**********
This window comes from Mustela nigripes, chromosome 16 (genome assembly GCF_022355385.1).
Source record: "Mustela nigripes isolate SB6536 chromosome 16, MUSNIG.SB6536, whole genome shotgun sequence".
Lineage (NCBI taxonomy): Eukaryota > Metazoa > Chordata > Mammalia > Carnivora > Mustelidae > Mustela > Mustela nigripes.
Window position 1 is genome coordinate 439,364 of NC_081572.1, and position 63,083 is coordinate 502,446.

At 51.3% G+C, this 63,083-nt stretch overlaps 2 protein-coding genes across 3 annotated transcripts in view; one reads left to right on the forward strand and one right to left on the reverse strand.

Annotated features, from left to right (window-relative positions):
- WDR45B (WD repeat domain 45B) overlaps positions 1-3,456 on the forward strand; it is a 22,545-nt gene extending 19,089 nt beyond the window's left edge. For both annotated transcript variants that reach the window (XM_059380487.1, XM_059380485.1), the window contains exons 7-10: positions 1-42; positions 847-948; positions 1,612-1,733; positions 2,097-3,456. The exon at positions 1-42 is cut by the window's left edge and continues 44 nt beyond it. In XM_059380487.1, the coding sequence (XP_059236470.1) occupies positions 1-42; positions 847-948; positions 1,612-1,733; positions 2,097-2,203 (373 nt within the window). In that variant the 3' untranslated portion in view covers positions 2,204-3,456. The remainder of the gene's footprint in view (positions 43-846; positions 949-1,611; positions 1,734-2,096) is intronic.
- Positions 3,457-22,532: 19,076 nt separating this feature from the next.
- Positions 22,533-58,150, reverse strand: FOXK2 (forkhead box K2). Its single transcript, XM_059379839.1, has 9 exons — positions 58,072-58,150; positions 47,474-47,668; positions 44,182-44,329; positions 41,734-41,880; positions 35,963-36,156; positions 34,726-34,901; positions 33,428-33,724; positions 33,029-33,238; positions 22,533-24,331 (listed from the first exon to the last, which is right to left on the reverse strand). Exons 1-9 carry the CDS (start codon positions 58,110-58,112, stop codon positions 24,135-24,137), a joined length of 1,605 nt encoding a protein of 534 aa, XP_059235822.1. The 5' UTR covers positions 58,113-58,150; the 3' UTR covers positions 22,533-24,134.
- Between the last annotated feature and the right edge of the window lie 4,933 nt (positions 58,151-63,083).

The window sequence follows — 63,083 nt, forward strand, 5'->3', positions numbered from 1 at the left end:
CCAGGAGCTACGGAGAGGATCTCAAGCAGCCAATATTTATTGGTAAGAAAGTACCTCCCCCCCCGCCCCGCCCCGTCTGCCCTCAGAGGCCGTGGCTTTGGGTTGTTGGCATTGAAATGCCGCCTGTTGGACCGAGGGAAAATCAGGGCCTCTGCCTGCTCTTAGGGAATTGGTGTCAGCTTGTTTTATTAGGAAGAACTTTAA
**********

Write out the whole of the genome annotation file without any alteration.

This window comes from Mustela nigripes, chromosome 16 (genome assembly GCF_022355385.1).
Source record: "Mustela nigripes isolate SB6536 chromosome 16, MUSNIG.SB6536, whole genome shotgun sequence".
Lineage (NCBI taxonomy): Eukaryota > Metazoa > Chordata > Mammalia > Carnivora > Mustelidae > Mustela > Mustela nigripes.
Window position 1 is genome coordinate 439,364 of NC_081572.1, and position 63,083 is coordinate 502,446.

At 51.3% G+C, this 63,083-nt stretch overlaps 2 protein-coding genes across 3 annotated transcripts in view; one reads left to right on the forward strand and one right to left on the reverse strand.

Annotated features, from left to right (window-relative positions):
- WDR45B (WD repeat domain 45B) overlaps positions 1-3,456 on the forward strand; it is a 22,545-nt gene extending 19,089 nt beyond the window's left edge. For both annotated transcript variants that reach the window (XM_059380487.1, XM_059380485.1), the window contains exons 7-10: positions 1-42; positions 847-948; positions 1,612-1,733; positions 2,097-3,456. The exon at positions 1-42 is cut by the window's left edge and continues 44 nt beyond it. In XM_059380487.1, the coding sequence (XP_059236470.1) occupies positions 1-42; positions 847-948; positions 1,612-1,733; positions 2,097-2,203 (373 nt within the window). In that variant the 3' untranslated portion in view covers positions 2,204-3,456. The remainder of the gene's footprint in view (positions 43-846; positions 949-1,611; positions 1,734-2,096) is intronic.
- Positions 3,457-22,532: 19,076 nt separating this feature from the next.
- Positions 22,533-58,150, reverse strand: FOXK2 (forkhead box K2). Its single transcript, XM_059379839.1, has 9 exons — positions 58,072-58,150; positions 47,474-47,668; positions 44,182-44,329; positions 41,734-41,880; positions 35,963-36,156; positions 34,726-34,901; positions 33,428-33,724; positions 33,029-33,238; positions 22,533-24,331 (listed from the first exon to the last, which is right to left on the reverse strand). Exons 1-9 carry the CDS (start codon positions 58,110-58,112, stop codon positions 24,135-24,137), a joined length of 1,605 nt encoding a protein of 534 aa, XP_059235822.1. The 5' UTR covers positions 58,113-58,150; the 3' UTR covers positions 22,533-24,134.
- Between the last annotated feature and the right edge of the window lie 4,933 nt (positions 58,151-63,083).

The window sequence follows — 63,083 nt, forward strand, 5'->3', positions numbered from 1 at the left end:
CCAGGAGCTACGGAGAGGATCTCAAGCAGCCAATATTTATTGGTAAGAAAGTACCTCCCCCCCCGCCCCGCCCCGTCTGCCCTCAGAGGCCGTGGCTTTGGGTTGTTGGCATTGAAATGCCGCCTGTTGGACCGAGGGAAAATCAGGGCCTCTGCCTGCTCTTAGGGAATTGGTGTCAGCTTGTTTTATTAGGAAGAACTTTAA